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SBM Management

Business Sector Customer Recycling Improvement Project

What the Judges Said…
“This project demonstrates that going back to the basics can reduce environmental impact. A very thoughtful approach to increasing recycling rates that almost any organization could follow. The beauty was in the simplicity.”

Cleaning and maintenance services company SBM Management provides clients with waste reduction information and assistance, including communication about the appropriate placement of waste and recyclables, education, and the tracking of on-site diversion. SBM implemented a recycling re-labeling and container standardization initiative for a customer at 23 sites across the United States over a 12-month period.

SBM’s standard process was used to implement the project. The first step was baseline analysis. Tasks included holding a key stakeholder meeting, defining the objectives, completing a waste analysis, a cradle-to-grave waste-flow map, and a commodity identification, and performing container and signage inventory. Next, they performed data analysis to identify gaps and opportunities, which included the standardization of containers as well as signage for recycling, trash, and compost that would be easy to understand.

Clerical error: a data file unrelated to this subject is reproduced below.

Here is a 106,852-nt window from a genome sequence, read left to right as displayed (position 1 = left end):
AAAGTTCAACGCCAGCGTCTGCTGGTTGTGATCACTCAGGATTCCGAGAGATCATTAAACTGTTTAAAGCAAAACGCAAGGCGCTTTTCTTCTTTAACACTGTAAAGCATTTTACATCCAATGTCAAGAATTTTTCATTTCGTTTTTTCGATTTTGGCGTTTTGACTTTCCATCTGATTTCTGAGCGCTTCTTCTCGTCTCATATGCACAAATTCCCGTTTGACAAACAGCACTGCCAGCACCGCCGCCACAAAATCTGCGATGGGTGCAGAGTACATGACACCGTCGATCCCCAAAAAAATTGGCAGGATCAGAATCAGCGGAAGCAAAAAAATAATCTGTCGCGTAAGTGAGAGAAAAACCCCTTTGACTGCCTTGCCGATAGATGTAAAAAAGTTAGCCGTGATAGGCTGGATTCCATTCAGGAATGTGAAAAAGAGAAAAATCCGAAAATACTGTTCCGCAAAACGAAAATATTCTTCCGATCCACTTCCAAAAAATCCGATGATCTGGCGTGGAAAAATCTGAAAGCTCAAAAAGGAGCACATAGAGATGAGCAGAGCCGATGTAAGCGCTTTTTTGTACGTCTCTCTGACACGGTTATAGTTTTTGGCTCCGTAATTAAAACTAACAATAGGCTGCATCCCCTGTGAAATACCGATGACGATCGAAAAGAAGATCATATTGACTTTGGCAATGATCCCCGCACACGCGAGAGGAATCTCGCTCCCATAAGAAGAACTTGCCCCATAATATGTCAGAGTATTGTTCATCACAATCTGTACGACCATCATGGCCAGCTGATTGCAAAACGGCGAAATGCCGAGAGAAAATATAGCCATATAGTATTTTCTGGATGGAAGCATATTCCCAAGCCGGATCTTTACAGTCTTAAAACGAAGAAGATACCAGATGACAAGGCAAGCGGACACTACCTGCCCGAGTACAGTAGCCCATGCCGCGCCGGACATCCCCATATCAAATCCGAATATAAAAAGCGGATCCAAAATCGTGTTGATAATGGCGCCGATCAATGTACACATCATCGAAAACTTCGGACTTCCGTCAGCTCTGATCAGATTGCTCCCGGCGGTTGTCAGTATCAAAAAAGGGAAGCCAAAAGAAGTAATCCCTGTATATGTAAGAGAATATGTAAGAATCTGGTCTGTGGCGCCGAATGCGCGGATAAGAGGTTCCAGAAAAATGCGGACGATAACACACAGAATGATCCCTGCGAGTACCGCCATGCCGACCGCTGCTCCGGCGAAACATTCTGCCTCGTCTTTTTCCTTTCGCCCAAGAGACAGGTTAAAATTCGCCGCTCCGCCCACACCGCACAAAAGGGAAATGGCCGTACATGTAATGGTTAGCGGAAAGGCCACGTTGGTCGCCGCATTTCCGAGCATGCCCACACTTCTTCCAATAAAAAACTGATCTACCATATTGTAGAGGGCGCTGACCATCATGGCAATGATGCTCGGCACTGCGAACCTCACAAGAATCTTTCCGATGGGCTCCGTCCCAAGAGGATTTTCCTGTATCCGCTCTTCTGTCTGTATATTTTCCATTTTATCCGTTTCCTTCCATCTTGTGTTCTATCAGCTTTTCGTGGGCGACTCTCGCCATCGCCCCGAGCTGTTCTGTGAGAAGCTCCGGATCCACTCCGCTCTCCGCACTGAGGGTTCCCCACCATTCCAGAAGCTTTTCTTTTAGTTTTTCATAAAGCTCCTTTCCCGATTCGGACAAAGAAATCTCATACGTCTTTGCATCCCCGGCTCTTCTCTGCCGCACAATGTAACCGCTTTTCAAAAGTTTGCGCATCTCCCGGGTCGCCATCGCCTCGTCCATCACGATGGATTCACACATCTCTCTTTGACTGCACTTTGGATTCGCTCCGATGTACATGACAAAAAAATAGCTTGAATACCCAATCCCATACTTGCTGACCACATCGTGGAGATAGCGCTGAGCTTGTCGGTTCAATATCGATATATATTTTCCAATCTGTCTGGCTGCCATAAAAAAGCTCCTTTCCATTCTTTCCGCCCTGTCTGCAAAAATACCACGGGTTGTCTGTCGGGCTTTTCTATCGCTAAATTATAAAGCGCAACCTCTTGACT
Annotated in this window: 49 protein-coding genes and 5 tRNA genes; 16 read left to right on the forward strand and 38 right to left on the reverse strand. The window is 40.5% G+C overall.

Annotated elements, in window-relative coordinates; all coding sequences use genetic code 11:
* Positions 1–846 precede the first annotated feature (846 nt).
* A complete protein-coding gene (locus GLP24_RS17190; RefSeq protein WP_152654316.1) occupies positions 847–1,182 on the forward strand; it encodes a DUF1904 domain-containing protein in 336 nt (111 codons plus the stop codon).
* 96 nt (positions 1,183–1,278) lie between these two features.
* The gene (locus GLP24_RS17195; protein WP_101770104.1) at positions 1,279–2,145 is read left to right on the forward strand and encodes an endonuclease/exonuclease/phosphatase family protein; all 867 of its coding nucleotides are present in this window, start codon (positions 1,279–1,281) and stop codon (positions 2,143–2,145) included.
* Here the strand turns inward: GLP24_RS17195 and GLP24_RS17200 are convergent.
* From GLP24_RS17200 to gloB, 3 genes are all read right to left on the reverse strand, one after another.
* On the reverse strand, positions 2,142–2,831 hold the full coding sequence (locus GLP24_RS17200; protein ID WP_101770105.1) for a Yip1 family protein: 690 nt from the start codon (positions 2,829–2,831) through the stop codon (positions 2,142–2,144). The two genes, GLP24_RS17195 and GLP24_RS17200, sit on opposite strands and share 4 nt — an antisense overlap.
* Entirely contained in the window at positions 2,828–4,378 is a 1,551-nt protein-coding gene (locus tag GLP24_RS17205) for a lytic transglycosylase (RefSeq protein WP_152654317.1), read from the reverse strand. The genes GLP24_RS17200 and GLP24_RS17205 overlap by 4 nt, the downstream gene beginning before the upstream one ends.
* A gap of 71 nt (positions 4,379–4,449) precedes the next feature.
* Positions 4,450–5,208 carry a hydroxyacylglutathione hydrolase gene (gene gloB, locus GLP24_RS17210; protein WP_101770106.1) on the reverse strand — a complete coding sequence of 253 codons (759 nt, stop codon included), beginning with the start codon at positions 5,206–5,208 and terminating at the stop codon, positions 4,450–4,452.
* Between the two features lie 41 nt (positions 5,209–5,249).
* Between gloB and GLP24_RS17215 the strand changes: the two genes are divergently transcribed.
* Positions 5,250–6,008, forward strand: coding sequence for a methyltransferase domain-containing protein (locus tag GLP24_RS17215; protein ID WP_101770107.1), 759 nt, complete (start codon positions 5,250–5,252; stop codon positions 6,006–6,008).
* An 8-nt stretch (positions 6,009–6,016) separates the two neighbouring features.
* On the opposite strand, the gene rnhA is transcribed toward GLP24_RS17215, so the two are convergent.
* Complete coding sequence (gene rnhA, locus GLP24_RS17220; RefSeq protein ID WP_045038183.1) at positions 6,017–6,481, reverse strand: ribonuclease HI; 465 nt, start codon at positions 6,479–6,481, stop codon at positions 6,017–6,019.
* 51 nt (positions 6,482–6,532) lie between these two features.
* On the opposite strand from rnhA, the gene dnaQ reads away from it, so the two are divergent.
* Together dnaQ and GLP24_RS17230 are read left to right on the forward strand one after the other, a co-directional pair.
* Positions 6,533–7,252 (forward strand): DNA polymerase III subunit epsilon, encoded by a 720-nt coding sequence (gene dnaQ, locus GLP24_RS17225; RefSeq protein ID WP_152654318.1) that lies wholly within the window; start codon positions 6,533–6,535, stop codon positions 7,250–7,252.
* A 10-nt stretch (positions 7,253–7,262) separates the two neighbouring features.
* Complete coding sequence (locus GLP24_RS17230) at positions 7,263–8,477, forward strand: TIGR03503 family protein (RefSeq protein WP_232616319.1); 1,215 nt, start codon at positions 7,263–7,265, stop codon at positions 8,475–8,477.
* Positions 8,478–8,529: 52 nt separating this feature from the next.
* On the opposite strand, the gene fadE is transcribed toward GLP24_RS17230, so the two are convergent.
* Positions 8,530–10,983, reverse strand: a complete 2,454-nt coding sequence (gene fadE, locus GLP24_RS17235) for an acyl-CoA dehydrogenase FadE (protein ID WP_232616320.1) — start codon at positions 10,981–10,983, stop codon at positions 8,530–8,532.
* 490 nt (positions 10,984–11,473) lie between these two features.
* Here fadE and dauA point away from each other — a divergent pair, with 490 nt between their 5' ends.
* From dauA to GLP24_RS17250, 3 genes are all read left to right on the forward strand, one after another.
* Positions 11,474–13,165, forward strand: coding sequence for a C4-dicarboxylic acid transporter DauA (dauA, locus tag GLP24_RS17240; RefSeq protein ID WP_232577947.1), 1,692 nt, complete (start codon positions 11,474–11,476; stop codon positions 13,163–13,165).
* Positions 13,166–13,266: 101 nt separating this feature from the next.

The final steps included continuous monitoring, data tracking, and improvement through visual observations, follow-up waste analyses as well as follow-up surveys of end users, additional outreach, and education, program reminder cards, and custodial staff training.

Once approval was obtained and the funding secured, SBM began an education and communication campaign with outreach events, electronic messages, and focused messaging. SBM says its recycling program model is unique for its simplistic approach. Focal points include customer collaboration and driving successful outcomes for behavior change such as improved recycling through image based, color-coded standardized signs and bins, and the provision of each disposal option at each disposal point.

For this project, the number of trash and recycling stations relabeled totaled 4,537. An additional 1,205 stations were installed. The programs affected 33,465 people. Education campaign efforts included 88 outreach events, 61 electronic communications, and 259 posters. Labor hours spent transitioning the stations totaled 2,126.

Progress for the project was measured in various ways. The first was through waste analyses with a combined total of 8,402 pounds of materials sorted. Then 38 pre-implementation and 28 post-implementation waste audits were performed for nine sites. The percent of recycling in the trash at these sites dropped from 19% to 13% by weight, and the percent of trash in the recycling dropped from 13% to 8% by weight.

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